Comment


            • #7
              Originally posted by Paul C. Anagnostopoulos View Post
              Sorry, I don't understand that definition.
              Hmm... something makes me suspect you know exactly the difference between being awake and asleep Paul, but okay, self-awareness is the subjective and qualitative experience of the self.

              I have no idea whether the toaster has qualitative experience, whatever that might be. I'd say self-awareness means that a thing processes information about itself and uses that information to modify its state and actions.
              But do you, as an atheist (yes?), believe in the computational theory of consciousness Computational theory of mind - Wikipedia, the free encyclopedia (or something akin to it)?

              That is, do you believe in consciousness being reducable to physical interactions in such a way that it would allow for machine consciousness?

              ~
              HypnoPsi

              Comment


              • #8
                Originally posted by HypnoPsi
                Hmm... something makes me suspect you know exactly the difference between being awake and asleep Paul, but okay, self-awareness is the subjective and qualitative experience of the self.
                Did you mean:

                Well, to me, self-awareness is that which I don't have when I'm not self-aware (e.g. asleep).

                Because otherwise you said self-awareness is what you have when you're asleep. In any event, the definition is circular.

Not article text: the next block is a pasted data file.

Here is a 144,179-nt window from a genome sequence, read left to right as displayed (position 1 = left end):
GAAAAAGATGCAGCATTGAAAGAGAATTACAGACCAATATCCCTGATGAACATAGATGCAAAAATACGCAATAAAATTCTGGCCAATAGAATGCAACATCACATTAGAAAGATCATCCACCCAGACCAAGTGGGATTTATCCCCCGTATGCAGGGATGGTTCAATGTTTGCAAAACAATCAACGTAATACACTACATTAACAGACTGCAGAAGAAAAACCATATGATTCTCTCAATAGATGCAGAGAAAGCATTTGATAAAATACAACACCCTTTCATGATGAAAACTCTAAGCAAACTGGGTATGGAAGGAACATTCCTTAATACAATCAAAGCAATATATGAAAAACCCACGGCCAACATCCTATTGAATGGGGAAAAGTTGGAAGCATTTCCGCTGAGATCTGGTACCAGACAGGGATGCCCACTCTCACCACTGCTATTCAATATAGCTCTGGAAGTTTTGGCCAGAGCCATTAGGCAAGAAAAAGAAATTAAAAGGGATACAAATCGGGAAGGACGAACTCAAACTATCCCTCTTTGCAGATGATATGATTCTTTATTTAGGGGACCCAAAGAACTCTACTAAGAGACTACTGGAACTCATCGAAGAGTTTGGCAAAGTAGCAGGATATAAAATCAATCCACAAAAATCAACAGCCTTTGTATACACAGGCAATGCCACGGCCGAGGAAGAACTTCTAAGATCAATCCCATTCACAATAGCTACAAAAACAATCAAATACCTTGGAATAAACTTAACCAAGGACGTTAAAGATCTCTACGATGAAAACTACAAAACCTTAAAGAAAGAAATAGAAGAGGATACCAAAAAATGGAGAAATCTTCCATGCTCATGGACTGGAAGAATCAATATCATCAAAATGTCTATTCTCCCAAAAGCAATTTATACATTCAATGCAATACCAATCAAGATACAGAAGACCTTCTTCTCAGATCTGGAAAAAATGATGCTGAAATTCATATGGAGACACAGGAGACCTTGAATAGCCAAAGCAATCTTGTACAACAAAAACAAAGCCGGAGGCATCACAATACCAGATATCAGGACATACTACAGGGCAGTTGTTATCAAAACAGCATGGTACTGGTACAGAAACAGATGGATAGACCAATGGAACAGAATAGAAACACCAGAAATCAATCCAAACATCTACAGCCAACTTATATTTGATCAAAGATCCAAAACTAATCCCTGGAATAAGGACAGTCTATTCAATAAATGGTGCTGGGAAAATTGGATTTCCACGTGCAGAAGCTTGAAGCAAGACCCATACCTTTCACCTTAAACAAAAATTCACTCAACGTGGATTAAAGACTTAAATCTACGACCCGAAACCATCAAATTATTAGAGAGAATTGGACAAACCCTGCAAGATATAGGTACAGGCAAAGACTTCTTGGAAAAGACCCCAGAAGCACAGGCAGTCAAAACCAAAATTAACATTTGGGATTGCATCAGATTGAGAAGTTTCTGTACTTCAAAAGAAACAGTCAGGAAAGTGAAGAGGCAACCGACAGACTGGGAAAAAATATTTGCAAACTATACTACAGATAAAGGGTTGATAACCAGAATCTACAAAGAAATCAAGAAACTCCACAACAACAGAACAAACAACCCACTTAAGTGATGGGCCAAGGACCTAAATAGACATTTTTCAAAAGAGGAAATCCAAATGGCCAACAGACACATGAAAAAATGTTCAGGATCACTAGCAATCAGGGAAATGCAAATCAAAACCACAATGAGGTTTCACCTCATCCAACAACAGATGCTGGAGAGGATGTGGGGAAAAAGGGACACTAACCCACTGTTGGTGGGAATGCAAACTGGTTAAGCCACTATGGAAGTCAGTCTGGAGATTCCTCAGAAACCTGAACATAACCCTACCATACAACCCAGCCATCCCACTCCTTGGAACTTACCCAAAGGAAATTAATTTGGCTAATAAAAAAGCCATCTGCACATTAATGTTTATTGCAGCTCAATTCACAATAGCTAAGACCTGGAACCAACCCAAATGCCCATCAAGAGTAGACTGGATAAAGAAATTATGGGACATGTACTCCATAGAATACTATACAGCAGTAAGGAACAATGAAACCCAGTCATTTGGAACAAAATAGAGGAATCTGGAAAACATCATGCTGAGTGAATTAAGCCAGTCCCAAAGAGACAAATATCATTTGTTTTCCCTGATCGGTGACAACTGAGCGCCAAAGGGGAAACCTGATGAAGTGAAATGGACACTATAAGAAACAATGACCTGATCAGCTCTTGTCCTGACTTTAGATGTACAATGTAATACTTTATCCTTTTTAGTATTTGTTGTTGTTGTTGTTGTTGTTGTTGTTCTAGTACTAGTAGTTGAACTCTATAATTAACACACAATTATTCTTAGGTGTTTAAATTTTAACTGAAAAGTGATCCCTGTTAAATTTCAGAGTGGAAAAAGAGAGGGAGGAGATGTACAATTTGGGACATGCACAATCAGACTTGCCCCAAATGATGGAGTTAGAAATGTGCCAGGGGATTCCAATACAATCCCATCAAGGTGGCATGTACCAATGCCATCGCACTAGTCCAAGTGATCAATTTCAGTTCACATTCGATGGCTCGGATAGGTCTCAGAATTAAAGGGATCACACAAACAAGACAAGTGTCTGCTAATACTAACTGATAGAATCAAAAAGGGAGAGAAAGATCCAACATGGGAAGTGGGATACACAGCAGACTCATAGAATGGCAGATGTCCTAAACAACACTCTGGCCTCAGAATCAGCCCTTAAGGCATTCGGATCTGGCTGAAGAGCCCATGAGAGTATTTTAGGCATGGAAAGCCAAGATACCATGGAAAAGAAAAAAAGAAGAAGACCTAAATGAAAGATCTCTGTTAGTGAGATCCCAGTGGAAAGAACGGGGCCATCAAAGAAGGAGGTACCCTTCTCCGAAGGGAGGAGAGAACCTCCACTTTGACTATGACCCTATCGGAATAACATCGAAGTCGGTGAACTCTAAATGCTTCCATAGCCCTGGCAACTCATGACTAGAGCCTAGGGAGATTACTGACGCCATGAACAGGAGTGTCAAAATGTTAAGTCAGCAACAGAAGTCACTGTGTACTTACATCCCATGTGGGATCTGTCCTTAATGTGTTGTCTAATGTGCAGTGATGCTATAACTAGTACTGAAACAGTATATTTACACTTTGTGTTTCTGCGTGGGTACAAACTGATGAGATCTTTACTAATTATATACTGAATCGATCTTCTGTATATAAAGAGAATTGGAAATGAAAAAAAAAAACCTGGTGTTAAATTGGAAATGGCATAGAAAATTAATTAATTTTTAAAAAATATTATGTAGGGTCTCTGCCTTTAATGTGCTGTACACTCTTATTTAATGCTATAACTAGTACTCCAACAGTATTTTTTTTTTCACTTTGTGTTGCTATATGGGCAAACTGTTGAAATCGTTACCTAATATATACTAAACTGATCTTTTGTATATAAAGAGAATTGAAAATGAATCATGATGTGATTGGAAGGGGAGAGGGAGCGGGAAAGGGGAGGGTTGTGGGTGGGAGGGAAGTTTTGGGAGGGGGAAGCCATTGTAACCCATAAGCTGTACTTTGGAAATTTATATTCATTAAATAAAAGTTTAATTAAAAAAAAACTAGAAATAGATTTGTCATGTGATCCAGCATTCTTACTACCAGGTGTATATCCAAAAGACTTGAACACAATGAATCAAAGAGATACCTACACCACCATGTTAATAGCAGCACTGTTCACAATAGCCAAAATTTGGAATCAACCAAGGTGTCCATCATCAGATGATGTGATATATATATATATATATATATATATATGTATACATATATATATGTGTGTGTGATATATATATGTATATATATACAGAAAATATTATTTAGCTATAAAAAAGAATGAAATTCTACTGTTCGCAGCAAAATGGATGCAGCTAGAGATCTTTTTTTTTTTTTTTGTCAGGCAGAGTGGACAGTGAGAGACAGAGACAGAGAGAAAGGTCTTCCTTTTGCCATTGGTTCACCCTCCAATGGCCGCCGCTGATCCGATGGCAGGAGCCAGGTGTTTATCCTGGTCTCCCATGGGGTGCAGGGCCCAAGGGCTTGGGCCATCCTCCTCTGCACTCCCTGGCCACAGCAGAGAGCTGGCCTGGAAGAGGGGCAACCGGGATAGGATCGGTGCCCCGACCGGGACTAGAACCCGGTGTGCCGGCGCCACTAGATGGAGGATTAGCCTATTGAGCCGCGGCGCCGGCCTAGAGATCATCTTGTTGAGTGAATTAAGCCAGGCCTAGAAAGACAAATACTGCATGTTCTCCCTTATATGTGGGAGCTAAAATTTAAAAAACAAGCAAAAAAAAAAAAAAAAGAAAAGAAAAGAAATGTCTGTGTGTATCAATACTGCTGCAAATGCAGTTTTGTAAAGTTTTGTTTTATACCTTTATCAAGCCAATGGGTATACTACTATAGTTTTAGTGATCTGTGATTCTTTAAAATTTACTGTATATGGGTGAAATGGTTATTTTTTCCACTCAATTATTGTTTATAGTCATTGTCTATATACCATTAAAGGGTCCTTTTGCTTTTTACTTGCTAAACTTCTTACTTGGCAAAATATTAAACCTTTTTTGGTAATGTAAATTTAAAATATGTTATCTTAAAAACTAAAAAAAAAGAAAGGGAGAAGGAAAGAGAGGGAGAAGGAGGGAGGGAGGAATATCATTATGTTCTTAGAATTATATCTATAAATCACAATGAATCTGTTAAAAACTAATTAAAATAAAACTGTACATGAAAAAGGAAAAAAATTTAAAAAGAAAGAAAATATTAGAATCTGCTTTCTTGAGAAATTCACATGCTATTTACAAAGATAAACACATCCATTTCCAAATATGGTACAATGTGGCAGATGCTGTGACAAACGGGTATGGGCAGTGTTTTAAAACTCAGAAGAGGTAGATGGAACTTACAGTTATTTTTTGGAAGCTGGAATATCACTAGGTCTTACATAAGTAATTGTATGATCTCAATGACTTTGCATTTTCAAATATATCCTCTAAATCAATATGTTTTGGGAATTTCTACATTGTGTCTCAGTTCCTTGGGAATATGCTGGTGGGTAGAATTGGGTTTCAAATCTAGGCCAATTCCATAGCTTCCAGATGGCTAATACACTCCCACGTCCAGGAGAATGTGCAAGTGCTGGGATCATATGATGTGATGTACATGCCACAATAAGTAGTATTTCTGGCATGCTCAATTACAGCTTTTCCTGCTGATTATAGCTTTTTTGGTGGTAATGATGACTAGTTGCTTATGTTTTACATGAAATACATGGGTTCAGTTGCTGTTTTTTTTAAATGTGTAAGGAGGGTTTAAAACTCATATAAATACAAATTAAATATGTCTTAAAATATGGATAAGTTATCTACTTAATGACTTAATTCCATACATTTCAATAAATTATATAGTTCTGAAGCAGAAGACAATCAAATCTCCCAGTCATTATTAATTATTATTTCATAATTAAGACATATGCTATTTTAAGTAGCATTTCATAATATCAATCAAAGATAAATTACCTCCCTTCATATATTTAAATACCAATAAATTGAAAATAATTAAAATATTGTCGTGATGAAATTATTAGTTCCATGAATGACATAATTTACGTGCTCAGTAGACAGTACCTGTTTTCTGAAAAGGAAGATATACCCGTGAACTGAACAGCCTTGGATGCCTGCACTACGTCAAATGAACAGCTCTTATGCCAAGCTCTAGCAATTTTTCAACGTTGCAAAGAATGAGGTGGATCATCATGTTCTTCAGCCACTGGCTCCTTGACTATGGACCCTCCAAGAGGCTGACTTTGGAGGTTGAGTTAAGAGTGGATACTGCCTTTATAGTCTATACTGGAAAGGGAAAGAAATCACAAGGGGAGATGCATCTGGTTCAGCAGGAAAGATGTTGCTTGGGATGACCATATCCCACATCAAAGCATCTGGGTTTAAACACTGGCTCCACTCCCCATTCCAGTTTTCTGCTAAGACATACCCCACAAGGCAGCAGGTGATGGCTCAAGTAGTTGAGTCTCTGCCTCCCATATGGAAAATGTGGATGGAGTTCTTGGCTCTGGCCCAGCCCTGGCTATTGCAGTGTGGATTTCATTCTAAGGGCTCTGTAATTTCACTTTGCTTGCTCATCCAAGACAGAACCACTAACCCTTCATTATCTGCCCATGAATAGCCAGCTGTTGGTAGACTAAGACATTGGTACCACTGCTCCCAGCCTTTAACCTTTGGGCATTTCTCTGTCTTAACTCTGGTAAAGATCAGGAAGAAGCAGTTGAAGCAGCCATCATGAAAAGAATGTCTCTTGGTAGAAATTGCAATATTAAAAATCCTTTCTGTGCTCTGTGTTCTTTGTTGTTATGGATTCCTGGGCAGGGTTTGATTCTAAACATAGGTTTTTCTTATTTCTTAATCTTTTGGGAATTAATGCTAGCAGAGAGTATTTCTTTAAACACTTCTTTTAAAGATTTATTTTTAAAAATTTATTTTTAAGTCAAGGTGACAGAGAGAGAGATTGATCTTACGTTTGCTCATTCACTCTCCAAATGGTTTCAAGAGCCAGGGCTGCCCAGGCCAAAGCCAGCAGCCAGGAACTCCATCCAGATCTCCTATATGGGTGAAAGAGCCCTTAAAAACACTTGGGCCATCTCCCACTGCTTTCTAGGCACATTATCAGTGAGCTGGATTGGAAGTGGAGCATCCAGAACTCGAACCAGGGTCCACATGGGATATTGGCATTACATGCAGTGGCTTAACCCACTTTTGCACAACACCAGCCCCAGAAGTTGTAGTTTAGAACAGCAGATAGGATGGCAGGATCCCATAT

But do you, as an atheist (yes?), believe in the computational theory of consciousness Computational theory of mind - Wikipedia, the free encyclopedia (or something akin to it)?
                What atheism and the computational theory of consciousness have to do wiith each other I have no idea. Clearly thought is a form of computation, cuz, like, I can compute things in my mind. Does the CTM mean to say that the feeling of thinking is a form of computation?

                ~~ Paul

                Comment


                • #9
                  Originally posted by Amaterialist HypnoPsi View Post
                  Hi all,

                  Right now as I type this a debate has erupted on another forum (you know, the one run by that organisation fronted by that Amusing magician) with the materialists/skeptics/atheists claiming that toaster ovens and fridges are conscious and self-aware.

                  (If the mods allow it I'll post a link to the thread.)

                  I'd like to to know what folks here - especially the materialists/skeptics/atheists - think of this whole idea of computer consciousness?